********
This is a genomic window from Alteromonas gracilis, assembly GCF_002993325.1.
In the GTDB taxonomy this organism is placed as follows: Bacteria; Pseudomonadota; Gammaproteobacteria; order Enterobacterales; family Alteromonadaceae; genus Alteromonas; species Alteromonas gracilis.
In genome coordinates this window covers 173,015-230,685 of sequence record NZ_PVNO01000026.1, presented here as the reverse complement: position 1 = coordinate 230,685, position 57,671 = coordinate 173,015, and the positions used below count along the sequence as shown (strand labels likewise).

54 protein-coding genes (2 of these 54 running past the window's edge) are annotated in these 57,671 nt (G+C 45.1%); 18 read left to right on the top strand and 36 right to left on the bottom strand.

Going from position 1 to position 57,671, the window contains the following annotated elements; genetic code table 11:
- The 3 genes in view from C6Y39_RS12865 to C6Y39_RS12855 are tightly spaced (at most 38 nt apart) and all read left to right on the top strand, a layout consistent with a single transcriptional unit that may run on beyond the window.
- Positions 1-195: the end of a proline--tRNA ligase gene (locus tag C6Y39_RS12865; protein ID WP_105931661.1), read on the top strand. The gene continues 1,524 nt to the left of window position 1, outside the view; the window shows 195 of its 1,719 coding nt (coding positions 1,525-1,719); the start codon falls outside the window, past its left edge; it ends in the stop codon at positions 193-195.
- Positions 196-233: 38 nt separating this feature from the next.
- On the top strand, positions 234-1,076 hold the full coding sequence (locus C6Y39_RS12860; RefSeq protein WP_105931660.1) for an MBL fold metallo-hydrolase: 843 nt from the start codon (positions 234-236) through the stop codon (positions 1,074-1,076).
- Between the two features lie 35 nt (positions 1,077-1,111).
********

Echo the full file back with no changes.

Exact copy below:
This is a genomic window from Alteromonas gracilis, assembly GCF_002993325.1.
In the GTDB taxonomy this organism is placed as follows: Bacteria; Pseudomonadota; Gammaproteobacteria; order Enterobacterales; family Alteromonadaceae; genus Alteromonas; species Alteromonas gracilis.
In genome coordinates this window covers 173,015-230,685 of sequence record NZ_PVNO01000026.1, presented here as the reverse complement: position 1 = coordinate 230,685, position 57,671 = coordinate 173,015, and the positions used below count along the sequence as shown (strand labels likewise).

54 protein-coding genes (2 of these 54 running past the window's edge) are annotated in these 57,671 nt (G+C 45.1%); 18 read left to right on the top strand and 36 right to left on the bottom strand.

Going from position 1 to position 57,671, the window contains the following annotated elements; genetic code table 11:
- The 3 genes in view from C6Y39_RS12865 to C6Y39_RS12855 are tightly spaced (at most 38 nt apart) and all read left to right on the top strand, a layout consistent with a single transcriptional unit that may run on beyond the window.
- Positions 1-195: the end of a proline--tRNA ligase gene (locus tag C6Y39_RS12865; protein ID WP_105931661.1), read on the top strand. The gene continues 1,524 nt to the left of window position 1, outside the view; the window shows 195 of its 1,719 coding nt (coding positions 1,525-1,719); the start codon falls outside the window, past its left edge; it ends in the stop codon at positions 193-195.
- Positions 196-233: 38 nt separating this feature from the next.
- On the top strand, positions 234-1,076 hold the full coding sequence (locus C6Y39_RS12860; RefSeq protein WP_105931660.1) for an MBL fold metallo-hydrolase: 843 nt from the start codon (positions 234-236) through the stop codon (positions 1,074-1,076).
- Between the two features lie 35 nt (positions 1,077-1,111).